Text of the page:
Many questions continue to surround the role of alcohol and particularly red wine in our general health and in types of cancers, including breast cancer. And scientists are continuing to explore in order to help us lead healthier and longer lives. Remember to talk to your health care provider to make informed choices that are best for you and those you love.

If you've decided to make a change in your life regarding alcohol and wine enjoyment, there are ways to do so without sacrificing the unwind-with-a-drink ritual, parties and other get-togethers. Mocktails are the answer! In the spirit of Breast Cancer Awareness Month, I feel obligated to pass on a few recipes previously compiled by Dr. Beth DuPree, breast surgeon and medical director for Holy Redeemer’s Breast Health Program in Philadelphia.

  • Mock Champagne via Allrecipes.com http://allrecipes.com/recipe/mock-champagne-2/detail.aspx

  • Cucumber Punch via Allrecipes.com http://allrecipes.com/recipe/cucumber-punch/detail.aspx

  • Virgin Grapefruit Mojito via HGTV http://www.hgtv.com/entertaining/virgin-grapefruit-mojito/index.html

  • Ginger-Lime Fizz via Martha Stewart http://www.marthastewart.com/316614/ginger-lime-fizz?center=276959&gallery=274247&slide=316614

  • Virgin Mary via Fab Food http://www.fabulousfoods.com/articles/28570/10-top-mocktail-recipes

  • Watermelon Strawberry Cooler via The Kitchn http://www.thekitchn.com/drink-recipe-watermelon-strawb-151271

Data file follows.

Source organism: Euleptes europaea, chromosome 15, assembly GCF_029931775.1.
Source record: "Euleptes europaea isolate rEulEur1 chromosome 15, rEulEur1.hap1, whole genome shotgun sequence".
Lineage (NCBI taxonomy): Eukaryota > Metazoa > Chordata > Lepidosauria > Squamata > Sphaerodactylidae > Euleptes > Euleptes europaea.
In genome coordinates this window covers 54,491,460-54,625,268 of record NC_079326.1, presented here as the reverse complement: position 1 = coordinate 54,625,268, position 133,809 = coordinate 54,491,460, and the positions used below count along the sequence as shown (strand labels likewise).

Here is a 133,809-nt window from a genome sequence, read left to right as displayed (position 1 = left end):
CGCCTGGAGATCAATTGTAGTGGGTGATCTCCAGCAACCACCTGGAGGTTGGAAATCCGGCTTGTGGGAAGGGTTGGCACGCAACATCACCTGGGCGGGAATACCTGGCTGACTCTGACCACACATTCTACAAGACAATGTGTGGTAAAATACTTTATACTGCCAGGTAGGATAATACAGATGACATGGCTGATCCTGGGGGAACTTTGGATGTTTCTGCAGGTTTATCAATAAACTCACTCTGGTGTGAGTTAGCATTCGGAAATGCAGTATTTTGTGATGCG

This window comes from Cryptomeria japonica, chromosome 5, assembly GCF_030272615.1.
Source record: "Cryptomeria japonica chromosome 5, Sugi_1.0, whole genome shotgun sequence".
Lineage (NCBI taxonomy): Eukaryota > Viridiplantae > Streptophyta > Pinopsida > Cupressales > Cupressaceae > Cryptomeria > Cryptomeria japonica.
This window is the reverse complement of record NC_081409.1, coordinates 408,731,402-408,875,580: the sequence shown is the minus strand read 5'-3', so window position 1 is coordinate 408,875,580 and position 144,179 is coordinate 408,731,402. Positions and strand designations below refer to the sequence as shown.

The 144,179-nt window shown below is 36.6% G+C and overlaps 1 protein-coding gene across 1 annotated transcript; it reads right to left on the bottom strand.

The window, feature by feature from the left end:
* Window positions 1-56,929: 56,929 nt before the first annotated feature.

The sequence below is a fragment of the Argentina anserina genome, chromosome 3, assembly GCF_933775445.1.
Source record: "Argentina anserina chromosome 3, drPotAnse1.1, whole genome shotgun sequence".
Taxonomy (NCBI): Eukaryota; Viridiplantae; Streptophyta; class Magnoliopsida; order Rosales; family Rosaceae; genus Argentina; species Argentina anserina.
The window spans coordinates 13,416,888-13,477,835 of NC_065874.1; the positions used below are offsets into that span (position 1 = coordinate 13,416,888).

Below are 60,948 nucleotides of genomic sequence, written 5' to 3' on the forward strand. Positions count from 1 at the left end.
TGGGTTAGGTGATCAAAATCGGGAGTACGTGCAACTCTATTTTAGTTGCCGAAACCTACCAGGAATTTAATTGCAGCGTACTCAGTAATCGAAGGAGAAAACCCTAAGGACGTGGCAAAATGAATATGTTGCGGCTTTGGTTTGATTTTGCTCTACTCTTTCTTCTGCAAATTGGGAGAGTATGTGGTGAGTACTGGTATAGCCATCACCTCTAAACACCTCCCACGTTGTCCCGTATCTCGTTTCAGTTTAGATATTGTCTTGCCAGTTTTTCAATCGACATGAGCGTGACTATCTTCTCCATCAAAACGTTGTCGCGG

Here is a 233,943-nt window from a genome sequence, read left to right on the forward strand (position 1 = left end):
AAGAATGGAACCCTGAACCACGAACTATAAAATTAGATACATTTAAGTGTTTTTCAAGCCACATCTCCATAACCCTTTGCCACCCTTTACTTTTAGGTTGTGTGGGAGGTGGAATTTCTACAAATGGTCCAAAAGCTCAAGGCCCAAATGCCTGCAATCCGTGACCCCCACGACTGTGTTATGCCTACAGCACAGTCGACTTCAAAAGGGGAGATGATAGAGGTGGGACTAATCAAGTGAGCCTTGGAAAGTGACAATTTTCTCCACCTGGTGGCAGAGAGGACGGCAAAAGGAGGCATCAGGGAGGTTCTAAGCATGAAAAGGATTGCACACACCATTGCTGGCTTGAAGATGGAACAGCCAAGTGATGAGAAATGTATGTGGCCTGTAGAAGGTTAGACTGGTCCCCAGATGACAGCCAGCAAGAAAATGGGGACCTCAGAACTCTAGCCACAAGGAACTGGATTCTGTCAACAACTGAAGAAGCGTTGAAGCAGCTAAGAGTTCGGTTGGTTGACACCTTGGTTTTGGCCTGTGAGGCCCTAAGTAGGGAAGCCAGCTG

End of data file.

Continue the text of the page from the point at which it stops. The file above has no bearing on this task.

• Lady Lavender’s Mocktail via Food & Wine http://www.foodandwine.com/recipes/lady-lavenders-mocktail-cocktails-2008

  • Sparking Virgin Cosmo via Sheknows.com http://www.sheknows.com/food-and-recipes/articles/805627/boozefree-beverages-four-cantmiss-mocktails

  • Summer Pineapple Strawberry Cooler via Mom Magazine http://www.mommag.com/local/tri-cities/2010/6/16/summer-pineapple-strawberry-cooler

  • Basil-ade via La Jolla Mom http://lajollamom.com/2013/02/mocktail-recipes-jsix-restaurant-san-diego/

Enjoy and be well!

~Lisa Mecray Rogers, award-winning Master Chocolatier and Founder of Luxx Chocolat® xquisite artisan chocolate, ChocoVin Chocolate & Wine Tastings® and Luxx Academy du Chocolat offering classes with adults in mind, Ridgewood resident, recognized as one of 2014 and 2013 Best Chocolatiers & Confectioners in America. Luxx Chocolat offers unique handcrafted works of art. Nothing artificial, no preservatives, not mass produced.

To learn more about the effects of alcohol, including wine, in general health and breast cancer. see below:

http://www.mayoclinic.org/diseases-conditions/heart-disease/in-depth/red-wine/art-20048281

http://circ.ahajournals.org/content/111/2/e10.full

http://ww5.komen.org/BreastCancer/DrinkingAlcohol.html

http://www.breastcancer.org/risk/factors/alcohol

http://www.cancer.org/cancer/news/expertvoices/post/2013/06/26/does-drinking-alcohol-increase-the-risk-of-cancer.aspx

http://www.cancer.gov/cancertopics/factsheet/Risk/alcohol

http://www.care2.com/greenliving/breast-cancer-risk-red-wine-vs-white-wine.html

https://www.oncologynutrition.org/erfc/hot-topics/alcohol-breast-cancer/